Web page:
Fire Department referendum hearing set Jan. 29
By Heather McDonald
The village of Park Ridge Board approved language for a referendum question that will determine how fire protection will be provided to residents in the future; getting the information to the public will be discussed later this month.
Village Board members unanimously approved the language after more than an hour of discussion going paragraph by paragraph through the referendum draft drawn up by President Trish Baker during its December meeting.
The board then set a public hearing date of Monday, Jan. 29, with the hearing beginning at 5:30 p.m. The location will be announced at a later date.
The referendum will be on the Feb. 20 ballot, which will include primaries for local and state positions.
When a resident questioned how the information would be disseminated, Baker said how to educate public would be discussed at the Village Board meeting Jan. 15.
The referendum will be posed as a “select one only” series of questions, so voters will choose the option they best think would serve the village for fire protection services. Options range from contracting with the city of Stevens Point to building a new fire house and purchase newer used fire trucks.
Regardless of the option chosen, taxes will increase up to a period of 20 years if building is approved or for an unknown length of time if the village decides to contract fire protection with the city. If the village contracts with the city and disbands the volunteer fire department, the likelihood of re-establishing a village volunteer fire department in the future is very slim, officials have said.
Currently, the village Fire Department budget is about $37,000 a year. The department currently has two engines and a squad.
That cost could annually more than double – not including the cost for necessary hydrant installation and potential road improvements – if the village contracts with the city of Stevens Point ($75,000). It could rise just over 60 percent if the village chose to keep the volunteer department and replace one engine and refurbish another ($61,000), based on annual extrapolated costs the board compiled earlier this year.
Questions that will face residents are:
– Option 1: Continue the Park Ridge Volunteer Fire Department; build a new fire house, purchase newer used fire trucks for an increase in property taxes of about $84 on $100,000 of property value for the first 10 years and then decrease to $36 per $100,000 for the next 10 years for a total of 20 years financing;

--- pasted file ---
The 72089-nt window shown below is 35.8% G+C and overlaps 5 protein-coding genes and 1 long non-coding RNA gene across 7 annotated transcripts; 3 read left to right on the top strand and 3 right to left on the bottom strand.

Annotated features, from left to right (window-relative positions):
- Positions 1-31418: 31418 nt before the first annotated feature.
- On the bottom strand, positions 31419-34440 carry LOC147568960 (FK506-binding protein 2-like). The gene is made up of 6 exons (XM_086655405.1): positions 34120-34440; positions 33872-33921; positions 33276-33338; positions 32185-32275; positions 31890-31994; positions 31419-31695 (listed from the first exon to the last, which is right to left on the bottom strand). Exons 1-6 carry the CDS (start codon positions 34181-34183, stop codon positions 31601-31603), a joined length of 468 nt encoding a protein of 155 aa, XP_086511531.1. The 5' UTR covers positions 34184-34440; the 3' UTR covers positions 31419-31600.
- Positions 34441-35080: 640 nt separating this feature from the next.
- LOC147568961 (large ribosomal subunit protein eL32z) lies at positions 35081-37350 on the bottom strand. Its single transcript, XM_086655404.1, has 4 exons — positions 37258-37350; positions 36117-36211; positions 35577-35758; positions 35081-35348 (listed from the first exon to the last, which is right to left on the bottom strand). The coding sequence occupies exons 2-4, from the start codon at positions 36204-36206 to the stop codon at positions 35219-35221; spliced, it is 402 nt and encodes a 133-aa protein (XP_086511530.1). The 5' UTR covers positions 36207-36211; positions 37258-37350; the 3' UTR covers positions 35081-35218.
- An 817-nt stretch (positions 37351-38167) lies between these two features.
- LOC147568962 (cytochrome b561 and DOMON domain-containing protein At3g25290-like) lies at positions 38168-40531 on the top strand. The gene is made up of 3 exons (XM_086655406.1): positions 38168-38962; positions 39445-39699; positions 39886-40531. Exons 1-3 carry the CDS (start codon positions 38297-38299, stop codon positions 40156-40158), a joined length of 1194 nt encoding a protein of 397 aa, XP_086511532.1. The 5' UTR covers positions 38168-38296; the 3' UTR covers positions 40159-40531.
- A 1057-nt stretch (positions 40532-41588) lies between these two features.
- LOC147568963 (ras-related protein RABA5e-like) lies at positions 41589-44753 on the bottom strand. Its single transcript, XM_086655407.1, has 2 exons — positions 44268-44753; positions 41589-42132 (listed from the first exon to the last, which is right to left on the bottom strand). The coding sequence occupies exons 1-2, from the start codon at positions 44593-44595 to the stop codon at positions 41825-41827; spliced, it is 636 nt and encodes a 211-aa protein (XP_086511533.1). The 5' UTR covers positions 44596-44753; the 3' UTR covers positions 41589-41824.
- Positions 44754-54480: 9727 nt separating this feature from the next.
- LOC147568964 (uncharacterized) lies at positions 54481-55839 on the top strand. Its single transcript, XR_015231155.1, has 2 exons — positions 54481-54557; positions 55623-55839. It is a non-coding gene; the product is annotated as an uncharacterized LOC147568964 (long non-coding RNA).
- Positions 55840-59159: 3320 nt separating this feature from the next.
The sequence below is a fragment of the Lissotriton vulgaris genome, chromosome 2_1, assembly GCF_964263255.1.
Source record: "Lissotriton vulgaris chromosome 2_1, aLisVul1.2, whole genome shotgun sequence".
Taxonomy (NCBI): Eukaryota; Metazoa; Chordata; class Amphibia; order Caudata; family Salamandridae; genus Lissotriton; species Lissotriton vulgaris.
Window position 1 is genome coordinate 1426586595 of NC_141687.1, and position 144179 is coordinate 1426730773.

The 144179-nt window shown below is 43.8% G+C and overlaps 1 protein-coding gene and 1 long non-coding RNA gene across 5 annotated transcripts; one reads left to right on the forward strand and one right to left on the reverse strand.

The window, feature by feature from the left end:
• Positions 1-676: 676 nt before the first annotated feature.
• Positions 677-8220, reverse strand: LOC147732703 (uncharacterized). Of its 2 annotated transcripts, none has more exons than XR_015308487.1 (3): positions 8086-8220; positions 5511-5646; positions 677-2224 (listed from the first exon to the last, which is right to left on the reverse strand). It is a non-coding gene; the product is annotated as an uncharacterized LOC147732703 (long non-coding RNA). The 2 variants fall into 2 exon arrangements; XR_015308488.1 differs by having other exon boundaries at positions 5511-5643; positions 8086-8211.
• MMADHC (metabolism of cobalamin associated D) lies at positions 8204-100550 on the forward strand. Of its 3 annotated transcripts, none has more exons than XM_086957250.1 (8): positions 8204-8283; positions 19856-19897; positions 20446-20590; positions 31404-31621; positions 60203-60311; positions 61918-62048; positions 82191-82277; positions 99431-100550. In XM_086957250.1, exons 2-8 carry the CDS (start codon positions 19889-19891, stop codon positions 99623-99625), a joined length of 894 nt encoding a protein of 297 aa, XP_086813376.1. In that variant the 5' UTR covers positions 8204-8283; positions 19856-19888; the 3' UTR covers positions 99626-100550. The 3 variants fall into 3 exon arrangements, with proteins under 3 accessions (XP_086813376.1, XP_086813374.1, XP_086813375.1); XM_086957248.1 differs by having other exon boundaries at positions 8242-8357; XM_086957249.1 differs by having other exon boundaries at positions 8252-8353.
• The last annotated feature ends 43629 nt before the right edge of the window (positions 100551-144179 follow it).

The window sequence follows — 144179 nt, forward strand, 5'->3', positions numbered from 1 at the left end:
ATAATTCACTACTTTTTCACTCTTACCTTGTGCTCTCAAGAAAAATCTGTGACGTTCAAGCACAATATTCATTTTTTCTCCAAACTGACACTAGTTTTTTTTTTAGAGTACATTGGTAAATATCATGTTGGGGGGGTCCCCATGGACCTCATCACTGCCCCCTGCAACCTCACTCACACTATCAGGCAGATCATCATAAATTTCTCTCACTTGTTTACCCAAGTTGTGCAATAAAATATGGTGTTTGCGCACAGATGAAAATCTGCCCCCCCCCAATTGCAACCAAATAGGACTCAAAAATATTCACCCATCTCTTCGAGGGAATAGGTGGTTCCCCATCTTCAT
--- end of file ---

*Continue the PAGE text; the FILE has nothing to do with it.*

– Option 2: Continue the Park Ridge Volunteer Fire Department and purchase a new custom-made pump to fit into the current station and modify the current Engine 1 to become the hose wagon for an increase in property taxes of about $64 on $100,000 of property value for 10 years; or
– Option 3: Contract for fire protection services with the city of Stevens Point, replacing the Park Ridge Volunteer Fire Department, and also construct a water main and fire hydrants throughout the village, which would increase property taxes by about $76 per $100,000 property value for fire protection and $35 per $100,000 to construct the water main in the village for 40 years, for a total of about $111 per $100,000 property value.
Board members themselves said the questions are confusing, and educating residents will be a key factor in ensuring that the village moves forward in the best interest of its residents.
There still are variables in each of the options.
Unknowns include the size of newer used vehicles (Chief Brian Lepper said it is possible the department could get by with two larger ones), the life of newer used trucks could be 10-30 years depending on age and previous use, costs of used vehicles (board members and fire department personnel have found trucks below estimated prices in months past), actual cost of construction, and the actual negotiation with the city of Stevens Point.
The city contract information was taken from preliminary talks from 2015 and no length of contract has been decided. Other costs such as improving roads and maintenance of hydrants could also come into play.